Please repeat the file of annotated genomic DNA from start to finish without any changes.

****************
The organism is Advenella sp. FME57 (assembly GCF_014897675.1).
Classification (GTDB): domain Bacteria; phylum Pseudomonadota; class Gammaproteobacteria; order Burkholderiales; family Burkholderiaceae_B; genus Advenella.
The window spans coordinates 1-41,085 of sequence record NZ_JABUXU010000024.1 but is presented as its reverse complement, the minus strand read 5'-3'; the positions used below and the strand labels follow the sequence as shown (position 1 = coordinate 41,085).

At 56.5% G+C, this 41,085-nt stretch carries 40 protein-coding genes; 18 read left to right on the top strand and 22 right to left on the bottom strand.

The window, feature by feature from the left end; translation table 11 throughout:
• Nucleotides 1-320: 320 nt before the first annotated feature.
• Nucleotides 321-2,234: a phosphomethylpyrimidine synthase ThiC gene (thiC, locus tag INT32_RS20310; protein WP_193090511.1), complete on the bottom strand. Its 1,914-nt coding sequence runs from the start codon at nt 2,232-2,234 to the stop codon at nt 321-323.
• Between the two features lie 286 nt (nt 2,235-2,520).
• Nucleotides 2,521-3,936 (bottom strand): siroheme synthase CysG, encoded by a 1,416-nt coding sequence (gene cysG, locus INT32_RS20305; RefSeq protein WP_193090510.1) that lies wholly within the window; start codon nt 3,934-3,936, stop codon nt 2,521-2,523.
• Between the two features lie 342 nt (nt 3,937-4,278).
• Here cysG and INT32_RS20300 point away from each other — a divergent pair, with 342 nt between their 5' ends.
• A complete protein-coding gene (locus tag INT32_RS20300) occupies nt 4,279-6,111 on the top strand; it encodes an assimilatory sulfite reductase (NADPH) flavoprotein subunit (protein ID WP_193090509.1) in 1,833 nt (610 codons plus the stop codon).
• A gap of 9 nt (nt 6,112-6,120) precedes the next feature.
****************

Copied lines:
The organism is Advenella sp. FME57 (assembly GCF_014897675.1).
Classification (GTDB): domain Bacteria; phylum Pseudomonadota; class Gammaproteobacteria; order Burkholderiales; family Burkholderiaceae_B; genus Advenella.
The window spans coordinates 1-41,085 of sequence record NZ_JABUXU010000024.1 but is presented as its reverse complement, the minus strand read 5'-3'; the positions used below and the strand labels follow the sequence as shown (position 1 = coordinate 41,085).

At 56.5% G+C, this 41,085-nt stretch carries 40 protein-coding genes; 18 read left to right on the top strand and 22 right to left on the bottom strand.

The window, feature by feature from the left end; translation table 11 throughout:
• Nucleotides 1-320: 320 nt before the first annotated feature.
• Nucleotides 321-2,234: a phosphomethylpyrimidine synthase ThiC gene (thiC, locus tag INT32_RS20310; protein WP_193090511.1), complete on the bottom strand. Its 1,914-nt coding sequence runs from the start codon at nt 2,232-2,234 to the stop codon at nt 321-323.
• Between the two features lie 286 nt (nt 2,235-2,520).
• Nucleotides 2,521-3,936 (bottom strand): siroheme synthase CysG, encoded by a 1,416-nt coding sequence (gene cysG, locus INT32_RS20305; RefSeq protein WP_193090510.1) that lies wholly within the window; start codon nt 3,934-3,936, stop codon nt 2,521-2,523.
• Between the two features lie 342 nt (nt 3,937-4,278).
• Here cysG and INT32_RS20300 point away from each other — a divergent pair, with 342 nt between their 5' ends.
• A complete protein-coding gene (locus tag INT32_RS20300) occupies nt 4,279-6,111 on the top strand; it encodes an assimilatory sulfite reductase (NADPH) flavoprotein subunit (protein ID WP_193090509.1) in 1,833 nt (610 codons plus the stop codon).
• A gap of 9 nt (nt 6,112-6,120) precedes the next feature.